Corn silage: it’s what’s for dinner — at what cost?

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chopping corn silage

Feed costs are the largest single expense item for dairy farms. Old news. After years of skimpy margins, feed costs have been reviewed, adjusted and reviewed again. Rising grain prices launch the cycle all over again.

Forages are the foundation of the dairy cow’s diet and are the most likely feed to be home-raised. As a corn-belt state, corn silage is included in most rations for Ohio’s dairy cows. When dairy farms participate in the Ohio Farm Business Analysis program, we do an enterprise analysis for the dairy, and most farms also complete enterprise analysis of their crop enterprises.

Dairy Excel table

Let’s take a closer look at corn silage production for the three-year period from 2017 through 2019 (Table 1).

Yields

Every year, at least a few of the farms experience poor local weather conditions, which explains the typical range of yields. On an annual basis, yield per acre ranged from 11 to 28 tons per acre in 2017, 17 to 28 tons per acre in 2018 and 10 to 25 tons per acre in 2019.

While some corn silage yielded well in 2019, the $33 average crop insurance revenue per acre and lower average yield per acre, reflects 2019’s widespread weather challenges.

Inputs

Market Facilitation Program payments are included in the “Other Crop Income” category in 2019. In this three-year period, the average total cost of producing corn silage was $746 per acre (Table 3).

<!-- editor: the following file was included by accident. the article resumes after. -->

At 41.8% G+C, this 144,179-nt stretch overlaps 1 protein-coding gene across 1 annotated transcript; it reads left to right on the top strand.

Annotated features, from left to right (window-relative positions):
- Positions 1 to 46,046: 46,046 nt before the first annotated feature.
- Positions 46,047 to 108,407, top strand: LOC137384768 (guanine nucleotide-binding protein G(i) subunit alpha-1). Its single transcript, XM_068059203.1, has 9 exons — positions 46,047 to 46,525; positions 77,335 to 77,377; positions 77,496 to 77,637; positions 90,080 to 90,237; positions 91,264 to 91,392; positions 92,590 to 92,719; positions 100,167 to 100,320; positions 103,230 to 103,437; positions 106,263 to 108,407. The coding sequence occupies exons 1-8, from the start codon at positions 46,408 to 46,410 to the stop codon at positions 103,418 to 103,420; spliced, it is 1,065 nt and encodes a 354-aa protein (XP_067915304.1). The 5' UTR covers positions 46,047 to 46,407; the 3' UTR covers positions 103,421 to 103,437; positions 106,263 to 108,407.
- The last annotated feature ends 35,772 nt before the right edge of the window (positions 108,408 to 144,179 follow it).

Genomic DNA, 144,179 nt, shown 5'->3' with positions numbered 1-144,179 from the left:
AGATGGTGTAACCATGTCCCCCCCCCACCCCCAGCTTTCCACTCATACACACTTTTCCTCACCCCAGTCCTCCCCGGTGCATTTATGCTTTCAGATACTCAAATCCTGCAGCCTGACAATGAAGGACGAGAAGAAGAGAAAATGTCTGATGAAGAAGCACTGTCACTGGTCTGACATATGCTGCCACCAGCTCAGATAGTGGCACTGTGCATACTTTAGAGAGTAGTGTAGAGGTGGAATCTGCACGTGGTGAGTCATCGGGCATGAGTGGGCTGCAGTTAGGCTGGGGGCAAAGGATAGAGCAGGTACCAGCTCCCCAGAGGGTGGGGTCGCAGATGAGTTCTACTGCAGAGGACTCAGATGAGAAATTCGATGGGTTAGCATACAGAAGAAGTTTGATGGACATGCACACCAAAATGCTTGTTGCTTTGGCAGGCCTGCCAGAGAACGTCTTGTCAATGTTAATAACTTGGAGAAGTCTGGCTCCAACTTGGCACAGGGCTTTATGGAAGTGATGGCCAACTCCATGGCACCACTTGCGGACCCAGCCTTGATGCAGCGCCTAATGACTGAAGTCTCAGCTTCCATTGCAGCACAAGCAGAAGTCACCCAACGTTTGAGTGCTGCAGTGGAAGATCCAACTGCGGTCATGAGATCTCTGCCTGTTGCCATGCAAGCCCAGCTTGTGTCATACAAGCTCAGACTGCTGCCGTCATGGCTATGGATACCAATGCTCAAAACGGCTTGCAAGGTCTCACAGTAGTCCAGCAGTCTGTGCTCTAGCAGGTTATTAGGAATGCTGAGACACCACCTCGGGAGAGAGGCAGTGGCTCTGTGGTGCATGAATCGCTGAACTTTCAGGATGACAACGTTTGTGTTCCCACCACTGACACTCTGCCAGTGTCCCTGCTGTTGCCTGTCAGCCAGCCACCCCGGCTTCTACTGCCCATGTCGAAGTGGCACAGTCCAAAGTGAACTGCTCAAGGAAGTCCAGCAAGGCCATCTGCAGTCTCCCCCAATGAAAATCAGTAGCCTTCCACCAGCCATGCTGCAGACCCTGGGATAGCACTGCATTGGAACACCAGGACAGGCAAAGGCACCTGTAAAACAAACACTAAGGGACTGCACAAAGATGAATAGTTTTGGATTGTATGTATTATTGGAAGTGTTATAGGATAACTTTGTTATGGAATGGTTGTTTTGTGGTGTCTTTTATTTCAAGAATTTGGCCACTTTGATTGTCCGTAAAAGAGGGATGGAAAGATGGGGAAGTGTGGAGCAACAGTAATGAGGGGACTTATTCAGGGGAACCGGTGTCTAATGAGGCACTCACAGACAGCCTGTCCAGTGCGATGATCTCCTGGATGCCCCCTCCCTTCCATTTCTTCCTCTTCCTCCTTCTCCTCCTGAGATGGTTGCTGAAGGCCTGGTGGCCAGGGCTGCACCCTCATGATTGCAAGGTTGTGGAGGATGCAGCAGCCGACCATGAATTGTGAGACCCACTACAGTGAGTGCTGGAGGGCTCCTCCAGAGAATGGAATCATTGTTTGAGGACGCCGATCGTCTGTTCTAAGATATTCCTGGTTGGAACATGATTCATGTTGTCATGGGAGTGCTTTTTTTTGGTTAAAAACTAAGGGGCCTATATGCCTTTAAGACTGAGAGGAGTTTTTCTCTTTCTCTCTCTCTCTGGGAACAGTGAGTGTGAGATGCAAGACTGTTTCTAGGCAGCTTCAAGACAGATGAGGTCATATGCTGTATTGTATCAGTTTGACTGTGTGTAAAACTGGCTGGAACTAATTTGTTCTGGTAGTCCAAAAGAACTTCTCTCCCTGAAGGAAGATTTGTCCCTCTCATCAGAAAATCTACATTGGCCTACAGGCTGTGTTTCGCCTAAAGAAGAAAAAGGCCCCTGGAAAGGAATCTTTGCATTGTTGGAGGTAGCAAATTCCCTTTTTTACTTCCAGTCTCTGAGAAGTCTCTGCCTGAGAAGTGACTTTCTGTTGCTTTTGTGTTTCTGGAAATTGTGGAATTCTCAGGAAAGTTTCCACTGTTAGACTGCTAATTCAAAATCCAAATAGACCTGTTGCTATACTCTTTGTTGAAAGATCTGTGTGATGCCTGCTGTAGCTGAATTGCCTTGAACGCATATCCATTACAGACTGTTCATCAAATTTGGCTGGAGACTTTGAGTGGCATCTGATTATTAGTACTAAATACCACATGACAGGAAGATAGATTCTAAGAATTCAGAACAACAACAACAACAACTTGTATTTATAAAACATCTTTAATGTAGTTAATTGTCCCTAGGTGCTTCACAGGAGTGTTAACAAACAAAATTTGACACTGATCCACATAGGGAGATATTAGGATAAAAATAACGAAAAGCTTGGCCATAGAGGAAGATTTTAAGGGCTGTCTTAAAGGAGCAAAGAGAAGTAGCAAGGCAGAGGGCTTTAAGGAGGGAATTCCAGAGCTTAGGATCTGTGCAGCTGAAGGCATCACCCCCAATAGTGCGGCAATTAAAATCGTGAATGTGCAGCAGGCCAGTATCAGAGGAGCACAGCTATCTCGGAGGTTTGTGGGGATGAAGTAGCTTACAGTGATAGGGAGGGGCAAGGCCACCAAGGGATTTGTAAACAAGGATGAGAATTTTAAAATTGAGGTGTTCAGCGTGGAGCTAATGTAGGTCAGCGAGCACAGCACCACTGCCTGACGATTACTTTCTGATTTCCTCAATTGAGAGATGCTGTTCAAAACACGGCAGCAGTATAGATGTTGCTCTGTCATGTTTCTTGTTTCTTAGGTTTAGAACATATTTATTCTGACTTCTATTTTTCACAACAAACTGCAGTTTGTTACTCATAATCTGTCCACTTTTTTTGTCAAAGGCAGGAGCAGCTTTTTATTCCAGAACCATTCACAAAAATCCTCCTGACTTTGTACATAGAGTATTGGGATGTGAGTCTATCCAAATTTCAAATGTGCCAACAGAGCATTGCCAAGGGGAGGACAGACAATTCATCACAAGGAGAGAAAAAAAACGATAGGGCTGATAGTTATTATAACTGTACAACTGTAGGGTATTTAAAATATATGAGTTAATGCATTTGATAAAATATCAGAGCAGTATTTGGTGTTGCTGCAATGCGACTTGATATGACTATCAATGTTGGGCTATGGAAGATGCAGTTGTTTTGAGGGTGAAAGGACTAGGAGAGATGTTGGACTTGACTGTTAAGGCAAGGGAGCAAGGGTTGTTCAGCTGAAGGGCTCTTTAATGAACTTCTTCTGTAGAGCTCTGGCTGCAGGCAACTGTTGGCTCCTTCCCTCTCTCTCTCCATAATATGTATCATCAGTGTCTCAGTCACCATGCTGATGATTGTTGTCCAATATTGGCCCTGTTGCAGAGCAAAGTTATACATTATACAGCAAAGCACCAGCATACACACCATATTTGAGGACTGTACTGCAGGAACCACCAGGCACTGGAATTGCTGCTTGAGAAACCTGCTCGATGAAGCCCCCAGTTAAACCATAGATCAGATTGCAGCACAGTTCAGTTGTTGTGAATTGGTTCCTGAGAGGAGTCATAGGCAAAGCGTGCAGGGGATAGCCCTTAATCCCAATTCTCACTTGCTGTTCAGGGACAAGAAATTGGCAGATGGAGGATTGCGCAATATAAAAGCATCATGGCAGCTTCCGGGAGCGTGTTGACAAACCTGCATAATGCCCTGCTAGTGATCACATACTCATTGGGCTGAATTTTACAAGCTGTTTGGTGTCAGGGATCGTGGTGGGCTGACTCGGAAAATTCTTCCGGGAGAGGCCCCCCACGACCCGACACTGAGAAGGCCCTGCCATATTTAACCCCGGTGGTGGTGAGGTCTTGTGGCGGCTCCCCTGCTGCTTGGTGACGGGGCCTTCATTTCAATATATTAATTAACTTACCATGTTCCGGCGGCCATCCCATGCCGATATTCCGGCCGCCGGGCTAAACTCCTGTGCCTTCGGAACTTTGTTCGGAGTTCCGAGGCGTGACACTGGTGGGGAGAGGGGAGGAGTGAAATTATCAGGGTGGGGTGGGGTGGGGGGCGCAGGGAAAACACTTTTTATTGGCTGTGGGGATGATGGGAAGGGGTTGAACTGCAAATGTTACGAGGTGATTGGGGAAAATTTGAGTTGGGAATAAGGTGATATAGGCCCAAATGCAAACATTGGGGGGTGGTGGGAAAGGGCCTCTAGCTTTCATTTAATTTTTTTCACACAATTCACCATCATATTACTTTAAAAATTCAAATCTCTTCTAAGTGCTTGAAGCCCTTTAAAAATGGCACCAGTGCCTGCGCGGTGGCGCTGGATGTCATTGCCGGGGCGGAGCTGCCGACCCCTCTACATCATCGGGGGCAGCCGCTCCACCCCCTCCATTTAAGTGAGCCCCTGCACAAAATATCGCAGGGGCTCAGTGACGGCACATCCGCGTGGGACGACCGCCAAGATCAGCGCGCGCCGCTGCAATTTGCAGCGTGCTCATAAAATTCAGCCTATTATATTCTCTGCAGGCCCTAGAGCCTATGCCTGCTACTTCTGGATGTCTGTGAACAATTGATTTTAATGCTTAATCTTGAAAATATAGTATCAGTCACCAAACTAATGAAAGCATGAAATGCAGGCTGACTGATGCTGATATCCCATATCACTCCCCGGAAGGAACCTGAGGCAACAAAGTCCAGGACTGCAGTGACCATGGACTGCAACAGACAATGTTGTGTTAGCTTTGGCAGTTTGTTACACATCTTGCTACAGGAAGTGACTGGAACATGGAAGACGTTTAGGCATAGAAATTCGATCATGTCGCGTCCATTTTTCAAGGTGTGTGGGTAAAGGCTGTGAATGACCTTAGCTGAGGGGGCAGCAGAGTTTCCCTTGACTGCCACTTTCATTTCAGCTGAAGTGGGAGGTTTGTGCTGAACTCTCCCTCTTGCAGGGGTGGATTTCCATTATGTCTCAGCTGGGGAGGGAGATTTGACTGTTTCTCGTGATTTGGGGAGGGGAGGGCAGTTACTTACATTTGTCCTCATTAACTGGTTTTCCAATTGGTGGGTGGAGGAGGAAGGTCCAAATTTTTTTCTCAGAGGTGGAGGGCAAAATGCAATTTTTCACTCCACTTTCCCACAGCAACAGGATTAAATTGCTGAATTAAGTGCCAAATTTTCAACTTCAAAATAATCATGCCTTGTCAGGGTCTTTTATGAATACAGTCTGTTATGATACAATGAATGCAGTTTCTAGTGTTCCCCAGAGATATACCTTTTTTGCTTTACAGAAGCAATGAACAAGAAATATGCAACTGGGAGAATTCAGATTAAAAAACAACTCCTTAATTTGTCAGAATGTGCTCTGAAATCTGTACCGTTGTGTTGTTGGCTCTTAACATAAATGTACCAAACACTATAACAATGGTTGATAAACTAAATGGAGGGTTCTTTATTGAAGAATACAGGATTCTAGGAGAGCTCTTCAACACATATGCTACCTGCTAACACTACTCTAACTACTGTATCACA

What inputs were the biggest contributors? The largest are shown in Table 2. Seed, fertilizer, custom hire and the cost of land, represented by either cash rent, or, for owned land, the cost of real estate taxes and mortgage interest.

For these dairy farms, homegrown forage is “sold” or charged to the dairy enterprise at the total (direct plus overhead expenses) cost of production per ton. Some farms also sell corn silage to other farms above their cost of production.

Costs

Once the crop is in the ground, the biggest factor impacting the farm’s cost of production per ton is the final yield. Keeping in mind the range in yields helps to explain the range in cost of production in 2019; from less than $18 per ton to more than $100 per ton.

While some of the cost of the $100 or more per ton corn silage might be offset by crop insurance revenues, low yields and the need to purchase replacement forages impact farms well into the future.

Cost of feed impacts dairy enterprise profitability. Input costs and yields impact costs of feed.

In 2019, the median cost of production for corn silage was $37.32 per ton. That means that half of the corn silage fed cost between $18 and $37.32 per ton to feed, and half cost between $37.32 and $100 or more per ton to feed.

Which side of $37 are you on? Which side do you want to be on?

Analysis program

If you want to choose sides, the 2020 Ohio Farm Business Analysis Program is open for enrollment. Farms can work with a technician to complete their analysis by the May 27 deadline.

The information you receive from your analysis will tell you where you were in 2020. Integrating that information with your agronomic decisions will help you choose sides and line up for a profitable future.

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